In July 2007, The Crown Prosecution Service announced that Boris Berezovsky would not face charges in the UK for talking to The Guardian about plotting a "revolution" in his homeland. Kremlin officials called it a "disturbing moment" in Anglo-Russian relations. Berezovsky was a wanted man in Russia right up to his death on March 23, 2013, having been accused of embezzlement and money laundering.[39]

In a reminder of the Cold War, Russia recommenced its long range air patrols of the Tupolev Tu-95 bomber aircraft in August 2007. These patrols have neared British airspace, requiring Royal Air Force fighter jets to "scramble" and intercept them.[40][41]

In November 2007, a report by the head of security service MI5 Jonathan Evans, it was stated that "since the end of the Cold War we have seen no decrease in the numbers of undeclared Russian intelligence officers in the UK – at the Russian Embassy and associated organisations – conducting covert activity in this country."[42]

In late 2007, Russia feared that some of its artwork, due to be shown at an exhibition in London, could be seized because of disputes about their ownership. It refused to send the art to the UK until a law was passed by the British government to protect it, initiating fears that the art would not be shown at the exhibition at all. A law was eventually passed and the art was shown.[43]

In January 2008, Russia ordered two offices of the British Council situated in Russia to shut down, accusing them of tax violations. Britain has refuted this claim and the council initially tried to keep their offices open. Work has been suspended at the offices, the council citing "intimidation" by the Russian authorities as the reason. The "Chief Executive" of the council said 20 of their Russian staff had been interviewed by the Russian Federal Security Service (FSB) and a further 10 were visited at their homes by tax police in the night of January 15. On the same night, the son of former British Labour Party leader Neil Kinnock, who holds the post of "office director" at the Saint Petersburg branch, was detained for an hour by Russian authorities, allegedly for driving the wrong way up a one-way street and smelling of alcohol.[44][45] However, later in the year a Moscow court threw out most of the tax claims made against the British Council, ruling them invalid.[46]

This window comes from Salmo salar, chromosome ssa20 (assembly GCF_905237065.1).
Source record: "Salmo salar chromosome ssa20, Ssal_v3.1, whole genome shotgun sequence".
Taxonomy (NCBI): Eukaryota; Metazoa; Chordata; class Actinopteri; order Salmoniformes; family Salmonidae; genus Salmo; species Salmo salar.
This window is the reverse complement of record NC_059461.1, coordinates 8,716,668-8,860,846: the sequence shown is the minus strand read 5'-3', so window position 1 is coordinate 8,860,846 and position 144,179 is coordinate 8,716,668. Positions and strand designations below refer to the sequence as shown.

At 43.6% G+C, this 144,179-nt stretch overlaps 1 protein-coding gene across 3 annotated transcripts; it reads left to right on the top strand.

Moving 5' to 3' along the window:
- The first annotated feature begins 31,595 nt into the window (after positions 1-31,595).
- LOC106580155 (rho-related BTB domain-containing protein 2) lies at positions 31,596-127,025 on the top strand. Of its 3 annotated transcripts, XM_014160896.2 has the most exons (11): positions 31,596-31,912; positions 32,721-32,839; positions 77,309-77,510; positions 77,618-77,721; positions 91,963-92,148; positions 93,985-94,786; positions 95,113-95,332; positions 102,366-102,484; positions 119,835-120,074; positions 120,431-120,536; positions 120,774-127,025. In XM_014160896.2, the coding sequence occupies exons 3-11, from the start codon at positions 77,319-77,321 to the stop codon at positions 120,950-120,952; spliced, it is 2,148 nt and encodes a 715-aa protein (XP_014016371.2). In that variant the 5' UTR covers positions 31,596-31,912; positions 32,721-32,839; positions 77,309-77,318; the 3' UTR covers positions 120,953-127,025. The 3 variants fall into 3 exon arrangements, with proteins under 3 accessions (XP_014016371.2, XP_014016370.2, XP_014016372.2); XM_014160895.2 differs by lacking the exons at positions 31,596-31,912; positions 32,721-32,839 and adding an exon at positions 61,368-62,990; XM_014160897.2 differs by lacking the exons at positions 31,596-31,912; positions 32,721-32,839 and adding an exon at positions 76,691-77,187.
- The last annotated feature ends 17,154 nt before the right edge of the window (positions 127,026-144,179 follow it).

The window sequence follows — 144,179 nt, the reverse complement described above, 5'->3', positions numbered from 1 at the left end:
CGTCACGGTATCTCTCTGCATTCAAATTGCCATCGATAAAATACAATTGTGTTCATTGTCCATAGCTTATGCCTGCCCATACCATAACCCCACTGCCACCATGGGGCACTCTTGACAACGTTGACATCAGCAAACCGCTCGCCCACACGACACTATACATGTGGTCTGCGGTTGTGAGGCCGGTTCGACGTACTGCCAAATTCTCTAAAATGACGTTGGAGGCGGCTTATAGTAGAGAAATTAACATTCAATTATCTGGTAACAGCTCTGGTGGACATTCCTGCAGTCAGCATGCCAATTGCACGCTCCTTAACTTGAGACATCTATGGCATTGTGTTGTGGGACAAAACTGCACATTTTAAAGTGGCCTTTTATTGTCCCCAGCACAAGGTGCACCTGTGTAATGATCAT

In 2008, MI5 warned that Russia is a country which is under suspicion of committing murder on British streets.[47]

During the 2008 South Ossetia war between Russia and Georgia, the British Foreign Secretary, David Miliband, visited the Georgian capital city of Tbilisi to meet with the president and said the UK's government and people "stood in solidarity" with the Georgian people.[48]

In November 2009, Miliband visited Russia and he described the state of the current relationship as "respectful disagreement".[49]

Earlier in 2009, then Solicitor-General, Vera Baird, personally decided that the property of the Russian Orthodox Church in the United Kingdom, which had been the subject of a legal dispute following the decision of the administering Bishop and half its clergy and lay adherents to move to the jurisdiction of the Ecumenical Patriarchate, would have to remain with the Moscow Patriarchate. She was forced to reassure concerned Members of Parliament that her decision had been made only on legal grounds, and that diplomatic and foreign policy questions had played no part. Baird's determination of the case was however endorsed by the Attorney-General Baroness Patricia Scotland. It attracted much criticism.[50][51] However, questions continue to be raised that Baird's decision was designed not to offend the Putin government in Russia.[52]

In 2010 MI5 warned that Russian spy operations in the United Kingdom are at Cold War levels.[53]

Since 2010[edit]